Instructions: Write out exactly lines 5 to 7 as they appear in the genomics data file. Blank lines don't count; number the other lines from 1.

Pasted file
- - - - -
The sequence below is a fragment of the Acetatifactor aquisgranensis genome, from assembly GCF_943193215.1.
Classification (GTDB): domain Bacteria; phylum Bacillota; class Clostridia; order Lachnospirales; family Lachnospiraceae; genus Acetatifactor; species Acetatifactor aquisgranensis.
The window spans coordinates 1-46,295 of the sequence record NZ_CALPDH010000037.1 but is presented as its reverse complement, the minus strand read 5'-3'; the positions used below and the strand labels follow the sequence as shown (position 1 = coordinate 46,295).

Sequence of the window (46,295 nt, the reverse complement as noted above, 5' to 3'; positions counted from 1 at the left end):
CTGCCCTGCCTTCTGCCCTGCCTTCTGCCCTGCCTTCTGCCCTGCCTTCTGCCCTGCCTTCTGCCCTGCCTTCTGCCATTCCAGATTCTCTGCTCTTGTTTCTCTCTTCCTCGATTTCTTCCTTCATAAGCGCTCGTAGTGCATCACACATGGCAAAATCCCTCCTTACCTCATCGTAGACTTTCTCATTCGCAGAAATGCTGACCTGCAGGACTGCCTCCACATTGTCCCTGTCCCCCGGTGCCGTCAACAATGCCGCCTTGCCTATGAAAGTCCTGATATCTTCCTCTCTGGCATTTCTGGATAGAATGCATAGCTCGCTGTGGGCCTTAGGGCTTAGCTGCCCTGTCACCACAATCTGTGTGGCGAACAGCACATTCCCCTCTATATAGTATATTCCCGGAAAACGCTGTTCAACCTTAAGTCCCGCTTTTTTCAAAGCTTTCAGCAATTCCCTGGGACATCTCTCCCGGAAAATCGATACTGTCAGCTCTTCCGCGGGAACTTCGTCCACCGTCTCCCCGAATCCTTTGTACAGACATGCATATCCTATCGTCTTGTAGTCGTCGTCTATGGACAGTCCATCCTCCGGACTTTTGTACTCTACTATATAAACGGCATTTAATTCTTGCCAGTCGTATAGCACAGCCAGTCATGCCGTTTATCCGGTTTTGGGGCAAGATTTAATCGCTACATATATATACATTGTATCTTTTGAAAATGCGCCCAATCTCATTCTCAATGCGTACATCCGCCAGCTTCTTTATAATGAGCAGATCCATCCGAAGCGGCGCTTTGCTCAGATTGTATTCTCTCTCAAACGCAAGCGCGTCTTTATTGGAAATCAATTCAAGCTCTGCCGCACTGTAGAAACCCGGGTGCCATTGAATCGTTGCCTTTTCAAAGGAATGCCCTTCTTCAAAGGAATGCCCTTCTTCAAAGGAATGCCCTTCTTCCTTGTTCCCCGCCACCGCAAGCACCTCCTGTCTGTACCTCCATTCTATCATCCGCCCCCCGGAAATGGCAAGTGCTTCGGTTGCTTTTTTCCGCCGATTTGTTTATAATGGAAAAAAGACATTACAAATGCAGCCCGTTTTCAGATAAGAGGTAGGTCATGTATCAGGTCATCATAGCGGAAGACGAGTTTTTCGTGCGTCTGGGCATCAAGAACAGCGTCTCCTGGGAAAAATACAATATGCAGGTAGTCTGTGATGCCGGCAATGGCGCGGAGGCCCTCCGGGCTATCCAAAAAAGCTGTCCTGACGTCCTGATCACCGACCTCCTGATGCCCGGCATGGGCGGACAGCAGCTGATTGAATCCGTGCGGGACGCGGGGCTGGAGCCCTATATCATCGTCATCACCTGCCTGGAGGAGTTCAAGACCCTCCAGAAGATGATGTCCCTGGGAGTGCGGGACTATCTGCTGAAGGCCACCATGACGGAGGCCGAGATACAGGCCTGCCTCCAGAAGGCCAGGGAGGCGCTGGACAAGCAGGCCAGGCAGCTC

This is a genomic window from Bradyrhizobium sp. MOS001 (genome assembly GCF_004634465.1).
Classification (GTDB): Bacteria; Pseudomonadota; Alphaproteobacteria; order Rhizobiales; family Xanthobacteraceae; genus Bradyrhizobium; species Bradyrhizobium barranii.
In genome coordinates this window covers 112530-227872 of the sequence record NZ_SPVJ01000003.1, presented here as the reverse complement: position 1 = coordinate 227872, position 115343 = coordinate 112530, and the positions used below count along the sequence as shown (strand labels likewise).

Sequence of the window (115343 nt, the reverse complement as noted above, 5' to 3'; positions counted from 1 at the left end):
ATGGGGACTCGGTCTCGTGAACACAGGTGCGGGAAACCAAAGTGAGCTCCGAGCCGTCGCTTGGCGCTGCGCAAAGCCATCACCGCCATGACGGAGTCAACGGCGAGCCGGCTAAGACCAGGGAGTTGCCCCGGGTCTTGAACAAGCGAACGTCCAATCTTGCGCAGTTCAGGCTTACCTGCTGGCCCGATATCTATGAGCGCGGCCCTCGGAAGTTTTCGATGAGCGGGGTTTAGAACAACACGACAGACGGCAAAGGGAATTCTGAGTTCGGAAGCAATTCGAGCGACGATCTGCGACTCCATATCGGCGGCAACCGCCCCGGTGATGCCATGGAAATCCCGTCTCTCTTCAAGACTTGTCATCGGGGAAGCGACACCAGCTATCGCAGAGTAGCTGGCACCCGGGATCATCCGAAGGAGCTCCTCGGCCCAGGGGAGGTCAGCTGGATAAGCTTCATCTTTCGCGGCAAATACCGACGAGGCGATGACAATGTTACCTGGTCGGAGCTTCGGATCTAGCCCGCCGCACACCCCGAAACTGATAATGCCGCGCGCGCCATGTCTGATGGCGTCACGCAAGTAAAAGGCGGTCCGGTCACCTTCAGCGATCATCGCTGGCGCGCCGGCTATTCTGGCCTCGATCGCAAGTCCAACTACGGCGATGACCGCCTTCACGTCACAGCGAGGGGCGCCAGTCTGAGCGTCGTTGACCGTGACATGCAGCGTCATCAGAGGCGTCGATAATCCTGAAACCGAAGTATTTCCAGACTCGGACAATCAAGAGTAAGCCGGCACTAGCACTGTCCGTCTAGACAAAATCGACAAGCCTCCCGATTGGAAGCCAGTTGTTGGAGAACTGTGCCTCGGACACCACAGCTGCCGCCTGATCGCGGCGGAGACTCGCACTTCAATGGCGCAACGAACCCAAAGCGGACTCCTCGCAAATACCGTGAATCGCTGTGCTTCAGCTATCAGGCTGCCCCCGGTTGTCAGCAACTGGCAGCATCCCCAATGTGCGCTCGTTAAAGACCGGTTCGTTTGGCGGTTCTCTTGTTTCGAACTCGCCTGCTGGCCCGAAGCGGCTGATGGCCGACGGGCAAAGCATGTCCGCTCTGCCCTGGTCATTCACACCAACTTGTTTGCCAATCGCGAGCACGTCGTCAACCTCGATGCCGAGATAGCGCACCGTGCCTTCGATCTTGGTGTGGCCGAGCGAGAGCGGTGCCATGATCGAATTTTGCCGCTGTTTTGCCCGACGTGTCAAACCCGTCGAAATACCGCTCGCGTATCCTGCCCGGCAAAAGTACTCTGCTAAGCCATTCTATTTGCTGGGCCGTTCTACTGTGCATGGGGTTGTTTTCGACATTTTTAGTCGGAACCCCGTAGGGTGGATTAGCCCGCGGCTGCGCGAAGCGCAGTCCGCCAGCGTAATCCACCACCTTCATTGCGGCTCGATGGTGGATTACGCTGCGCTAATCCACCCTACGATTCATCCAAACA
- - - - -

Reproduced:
CTGCCCTGCCTTCTGCCCTGCCTTCTGCCCTGCCTTCTGCCCTGCCTTCTGCCCTGCCTTCTGCCCTGCCTTCTGCCATTCCAGATTCTCTGCTCTTGTTTCTCTCTTCCTCGATTTCTTCCTTCATAAGCGCTCGTAGTGCATCACACATGGCAAAATCCCTCCTTACCTCATCGTAGACTTTCTCATTCGCAGAAATGCTGACCTGCAGGACTGCCTCCACATTGTCCCTGTCCCCCGGTGCCGTCAACAATGCCGCCTTGCCTATGAAAGTCCTGATATCTTCCTCTCTGGCATTTCTGGATAGAATGCATAGCTCGCTGTGGGCCTTAGGGCTTAGCTGCCCTGTCACCACAATCTGTGTGGCGAACAGCACATTCCCCTCTATATAGTATATTCCCGGAAAACGCTGTTCAACCTTAAGTCCCGCTTTTTTCAAAGCTTTCAGCAATTCCCTGGGACATCTCTCCCGGAAAATCGATACTGTCAGCTCTTCCGCGGGAACTTCGTCCACCGTCTCCCCGAATCCTTTGTACAGACATGCATATCCTATCGTCTTGTAGTCGTCGTCTATGGACAGTCCATCCTCCGGACTTTTGTACTCTACTATATAAACGGCATTTAATTCTTGCCAGTCGTATAGCACAGCCAGTCATGCCGTTTATCCGGTTTTGGGGCAAGATTTAATCGCTACATATATATACATTGTATCTTTTGAAAATGCGCCCAATCTCATTCTCAATGCGTACATCCGCCAGCTTCTTTATAATGAGCAGATCCATCCGAAGCGGCGCTTTGCTCAGATTGTATTCTCTCTCAAACGCAAGCGCGTCTTTATTGGAAATCAATTCAAGCTCTGCCGCACTGTAGAAACCCGGGTGCCATTGAATCGTTGCCTTTTCAAAGGAATGCCCTTCTTCAAAGGAATGCCCTTCTTCAAAGGAATGCCCTTCTTCCTTGTTCCCCGCCACCGCAAGCACCTCCTGTCTGTACCTCCATTCTATCATCCGCCCCCCGGAAATGGCAAGTGCTTCGGTTGCTTTTTTCCGCCGATTTGTTTATAATGGAAAAAAGACATTACAAATGCAGCCCGTTTTCAGATAAGAGGTAGGTCATGTATCAGGTCATCATAGCGGAAGACGAGTTTTTCGTGCGTCTGGGCATCAAGAACAGCGTCTCCTGGGAAAAATACAATATGCAGGTAGTCTGTGATGCCGGCAATGGCGCGGAGGCCCTCCGGGCTATCCAAAAAAGCTGTCCTGACGTCCTGATCACCGACCTCCTGATGCCCGGCATGGGCGGACAGCAGCTGATTGAATCCGTGCGGGACGCGGGGCTGGAGCCCTATATCATCGTCATCACCTGCCTGGAGGAGTTCAAGACCCTCCAGAAGATGATGTCCCTGGGAGTGCGGGACTATCTGCTGAAGGCCACCATGACGGAGGCCGAGATACAGGCCTGCCTCCAGAAGGCCAGGGAGGCGCTGGACAAGCAGGCCAGGCAGCTC

This is a genomic window from Bradyrhizobium sp. MOS001 (genome assembly GCF_004634465.1).
Classification (GTDB): Bacteria; Pseudomonadota; Alphaproteobacteria; order Rhizobiales; family Xanthobacteraceae; genus Bradyrhizobium; species Bradyrhizobium barranii.